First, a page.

The policies, principles, and ideas that we use to evaluate and explain the legal and social order, Balkin has observed, "do not have a fixed normative or political valence." (11) On the contrary, their "valence varies over time as they are applied and understood repeatedly in new contexts and situations." (12) This is the phenomenon of ideological drift. An argument or a trope that "appears on its face to have determinate political consequences" in a certain period may come to have very different meanings and effects when repeated in a future period. (13) An argument or a trope that is initially seen as "populist" or "left-wing" may in later years be identified with causes seen as "elitist" or "right-wing," and vice versa--although Balkin suggests that "the most common examples" of ideological drift "are comparatively liberal principles that later serve to buttress comparatively conservative interests." (14)

The examples of "colorblindness" and "free speech" are instructive. When the first Justice Harlan stated in his 1896 Plessy v. Ferguson dissent that the "Constitution is color-blind," (15) it seemed "a radical assertion of racial equality." (16) Against the backdrop of Jim Crow, the Black Codes, and widespread practices of racial apartheid, for the courts to insist on constitutional colorblindness would have been an enormous advance for the legal position of African Americans and other racial minorities. By the 1990s, however, Justice Harlan's language had "become the rallying cry of conservatives who opposed affirmative action programs that were designed to disestablish racial stratification." (17) The colorblindness conceit drifted from left to right. Arguments for unfettered free speech have moved in a similar direction. In the early part of the twentieth century, in Balkin's telling, left-liberals in the United States "tended to take relatively libertarian views on free speech," while conservatives were "more likely to balance the interest in free speech against the interest in social order" and "the preservation of important social values." (18) Yet by the end of the century, many left-liberals had come to endorse a balancing approach to the First Amendment in areas such as sexual harassment and campaign finance, (19) while many conservatives were "using the very same absolutist forms of argument offered by the left in previous generations" to oppose economic and social welfare regulation. (20)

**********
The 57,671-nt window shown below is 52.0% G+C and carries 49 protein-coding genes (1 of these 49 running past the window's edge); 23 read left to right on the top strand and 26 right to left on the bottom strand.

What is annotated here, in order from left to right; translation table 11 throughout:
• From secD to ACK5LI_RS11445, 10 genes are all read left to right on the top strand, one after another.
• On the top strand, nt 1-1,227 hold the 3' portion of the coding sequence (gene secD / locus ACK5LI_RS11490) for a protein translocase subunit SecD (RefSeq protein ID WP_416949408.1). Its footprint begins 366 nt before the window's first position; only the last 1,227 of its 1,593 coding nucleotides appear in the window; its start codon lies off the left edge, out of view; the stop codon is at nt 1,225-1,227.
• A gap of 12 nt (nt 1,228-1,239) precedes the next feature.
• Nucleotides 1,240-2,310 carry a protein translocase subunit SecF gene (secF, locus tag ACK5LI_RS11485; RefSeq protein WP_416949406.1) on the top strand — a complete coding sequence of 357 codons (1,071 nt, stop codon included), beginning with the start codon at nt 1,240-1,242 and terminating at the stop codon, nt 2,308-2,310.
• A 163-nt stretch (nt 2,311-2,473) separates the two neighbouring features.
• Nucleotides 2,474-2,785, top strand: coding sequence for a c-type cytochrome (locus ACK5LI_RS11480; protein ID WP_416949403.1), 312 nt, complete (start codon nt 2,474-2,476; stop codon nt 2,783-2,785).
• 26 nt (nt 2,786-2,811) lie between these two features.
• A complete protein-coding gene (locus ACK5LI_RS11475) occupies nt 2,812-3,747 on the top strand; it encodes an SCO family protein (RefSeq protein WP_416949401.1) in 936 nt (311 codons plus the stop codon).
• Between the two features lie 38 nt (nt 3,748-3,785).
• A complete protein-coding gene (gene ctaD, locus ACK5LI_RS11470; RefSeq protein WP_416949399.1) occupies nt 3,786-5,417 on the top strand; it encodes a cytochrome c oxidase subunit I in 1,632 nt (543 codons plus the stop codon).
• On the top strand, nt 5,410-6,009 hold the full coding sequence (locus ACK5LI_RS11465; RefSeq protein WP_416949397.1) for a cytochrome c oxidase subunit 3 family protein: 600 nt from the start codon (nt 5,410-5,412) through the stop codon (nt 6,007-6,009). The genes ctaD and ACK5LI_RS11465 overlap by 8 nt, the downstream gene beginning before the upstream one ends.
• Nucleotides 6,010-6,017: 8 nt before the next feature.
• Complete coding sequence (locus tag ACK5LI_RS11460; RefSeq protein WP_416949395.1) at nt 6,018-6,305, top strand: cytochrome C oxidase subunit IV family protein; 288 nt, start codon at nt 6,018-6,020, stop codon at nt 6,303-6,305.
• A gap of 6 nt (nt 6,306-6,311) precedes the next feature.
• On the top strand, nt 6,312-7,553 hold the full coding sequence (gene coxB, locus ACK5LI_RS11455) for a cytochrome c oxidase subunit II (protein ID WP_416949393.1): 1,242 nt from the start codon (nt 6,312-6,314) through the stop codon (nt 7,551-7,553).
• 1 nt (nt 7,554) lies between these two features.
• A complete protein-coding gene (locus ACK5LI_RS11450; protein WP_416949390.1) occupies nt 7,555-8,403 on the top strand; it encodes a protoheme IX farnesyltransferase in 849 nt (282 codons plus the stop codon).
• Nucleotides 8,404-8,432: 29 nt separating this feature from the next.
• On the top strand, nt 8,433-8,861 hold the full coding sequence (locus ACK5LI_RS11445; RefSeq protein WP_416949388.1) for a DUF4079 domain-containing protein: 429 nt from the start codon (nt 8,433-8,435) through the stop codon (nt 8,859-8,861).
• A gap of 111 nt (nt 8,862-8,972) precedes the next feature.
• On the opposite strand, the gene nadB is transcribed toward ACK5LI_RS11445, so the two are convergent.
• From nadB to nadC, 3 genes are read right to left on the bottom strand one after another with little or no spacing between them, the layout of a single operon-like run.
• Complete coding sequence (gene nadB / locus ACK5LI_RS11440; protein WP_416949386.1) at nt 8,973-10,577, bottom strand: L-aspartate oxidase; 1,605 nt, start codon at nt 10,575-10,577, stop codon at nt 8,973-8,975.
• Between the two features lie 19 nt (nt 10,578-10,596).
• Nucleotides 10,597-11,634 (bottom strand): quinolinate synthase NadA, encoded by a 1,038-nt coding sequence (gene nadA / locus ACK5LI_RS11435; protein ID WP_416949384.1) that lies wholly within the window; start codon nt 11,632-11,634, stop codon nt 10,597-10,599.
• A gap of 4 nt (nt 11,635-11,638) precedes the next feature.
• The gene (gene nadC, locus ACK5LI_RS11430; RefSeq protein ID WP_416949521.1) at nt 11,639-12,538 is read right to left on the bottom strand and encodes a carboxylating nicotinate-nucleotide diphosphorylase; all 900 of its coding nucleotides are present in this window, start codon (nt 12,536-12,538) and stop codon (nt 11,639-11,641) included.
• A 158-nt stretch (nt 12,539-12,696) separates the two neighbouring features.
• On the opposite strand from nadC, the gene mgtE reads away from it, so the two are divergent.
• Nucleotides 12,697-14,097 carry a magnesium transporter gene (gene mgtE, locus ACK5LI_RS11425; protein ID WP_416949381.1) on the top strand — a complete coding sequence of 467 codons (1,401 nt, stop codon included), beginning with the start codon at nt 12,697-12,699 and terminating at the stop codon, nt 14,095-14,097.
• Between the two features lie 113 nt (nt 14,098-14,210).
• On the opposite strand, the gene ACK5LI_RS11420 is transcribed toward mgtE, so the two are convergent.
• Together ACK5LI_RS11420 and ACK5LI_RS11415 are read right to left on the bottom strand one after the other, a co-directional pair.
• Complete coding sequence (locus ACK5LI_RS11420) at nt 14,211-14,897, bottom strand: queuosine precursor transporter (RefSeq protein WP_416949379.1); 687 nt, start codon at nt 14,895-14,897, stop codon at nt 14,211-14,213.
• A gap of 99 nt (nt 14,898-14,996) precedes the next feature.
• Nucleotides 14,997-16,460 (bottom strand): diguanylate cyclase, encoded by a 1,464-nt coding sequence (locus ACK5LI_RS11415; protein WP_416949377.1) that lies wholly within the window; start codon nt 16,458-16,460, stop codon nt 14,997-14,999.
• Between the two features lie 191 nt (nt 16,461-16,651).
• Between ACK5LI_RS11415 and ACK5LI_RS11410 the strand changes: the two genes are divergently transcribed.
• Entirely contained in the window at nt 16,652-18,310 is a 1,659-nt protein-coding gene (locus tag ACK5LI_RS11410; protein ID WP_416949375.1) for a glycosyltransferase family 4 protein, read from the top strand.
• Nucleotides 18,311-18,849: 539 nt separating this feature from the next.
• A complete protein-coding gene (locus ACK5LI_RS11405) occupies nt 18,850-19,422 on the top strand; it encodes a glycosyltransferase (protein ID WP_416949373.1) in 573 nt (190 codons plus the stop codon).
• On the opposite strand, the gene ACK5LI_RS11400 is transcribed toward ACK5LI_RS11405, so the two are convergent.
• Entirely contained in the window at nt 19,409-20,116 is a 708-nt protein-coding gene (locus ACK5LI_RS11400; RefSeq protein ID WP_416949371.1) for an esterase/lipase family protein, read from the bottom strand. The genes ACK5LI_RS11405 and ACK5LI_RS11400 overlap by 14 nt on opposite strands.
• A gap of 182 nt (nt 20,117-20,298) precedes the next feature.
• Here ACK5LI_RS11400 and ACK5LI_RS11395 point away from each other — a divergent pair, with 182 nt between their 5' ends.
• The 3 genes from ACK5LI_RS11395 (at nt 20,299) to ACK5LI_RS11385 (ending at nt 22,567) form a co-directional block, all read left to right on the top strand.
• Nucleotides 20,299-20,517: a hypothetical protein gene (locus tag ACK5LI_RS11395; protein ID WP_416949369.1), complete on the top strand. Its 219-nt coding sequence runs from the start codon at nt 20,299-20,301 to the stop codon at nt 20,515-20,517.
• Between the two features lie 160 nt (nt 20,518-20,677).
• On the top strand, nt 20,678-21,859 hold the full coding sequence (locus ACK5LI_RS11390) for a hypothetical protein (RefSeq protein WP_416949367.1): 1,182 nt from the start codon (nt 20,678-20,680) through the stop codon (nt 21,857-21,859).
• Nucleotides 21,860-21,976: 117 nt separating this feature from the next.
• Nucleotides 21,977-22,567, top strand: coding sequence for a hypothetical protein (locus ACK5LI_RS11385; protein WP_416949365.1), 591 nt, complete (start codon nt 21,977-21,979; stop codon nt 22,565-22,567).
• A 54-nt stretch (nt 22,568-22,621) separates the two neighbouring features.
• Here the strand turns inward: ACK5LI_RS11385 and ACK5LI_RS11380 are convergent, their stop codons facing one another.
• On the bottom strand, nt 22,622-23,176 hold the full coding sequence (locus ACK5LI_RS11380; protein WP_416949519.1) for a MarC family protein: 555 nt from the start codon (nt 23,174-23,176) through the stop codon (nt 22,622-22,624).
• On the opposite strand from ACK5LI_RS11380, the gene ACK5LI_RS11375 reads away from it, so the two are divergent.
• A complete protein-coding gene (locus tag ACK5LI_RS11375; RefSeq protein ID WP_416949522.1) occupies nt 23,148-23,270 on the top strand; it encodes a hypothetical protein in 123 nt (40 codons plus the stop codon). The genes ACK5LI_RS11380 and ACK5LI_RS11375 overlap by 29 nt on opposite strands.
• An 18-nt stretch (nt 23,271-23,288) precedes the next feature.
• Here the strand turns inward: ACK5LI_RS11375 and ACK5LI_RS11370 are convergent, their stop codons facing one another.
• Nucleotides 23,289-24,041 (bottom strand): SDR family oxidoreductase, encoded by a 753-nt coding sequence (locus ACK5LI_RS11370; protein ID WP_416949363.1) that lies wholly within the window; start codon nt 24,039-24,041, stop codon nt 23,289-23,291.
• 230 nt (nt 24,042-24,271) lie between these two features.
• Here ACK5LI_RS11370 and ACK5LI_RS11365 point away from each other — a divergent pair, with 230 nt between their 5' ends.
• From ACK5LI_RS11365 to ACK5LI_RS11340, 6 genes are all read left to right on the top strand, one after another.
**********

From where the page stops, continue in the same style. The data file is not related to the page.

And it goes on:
A slightly more formal definition of ideological drift may be helpful. We can say that ideological drift occurs in law and public policy when:

1. At Time One, an idea tends to be associated with policy outcomes or reform agendas that have political orientation X; and

2. At Time Two, the idea becomes substantially (though not necessarily exclusively) associated with policy outcomes or reform agendas that have political orientation not-X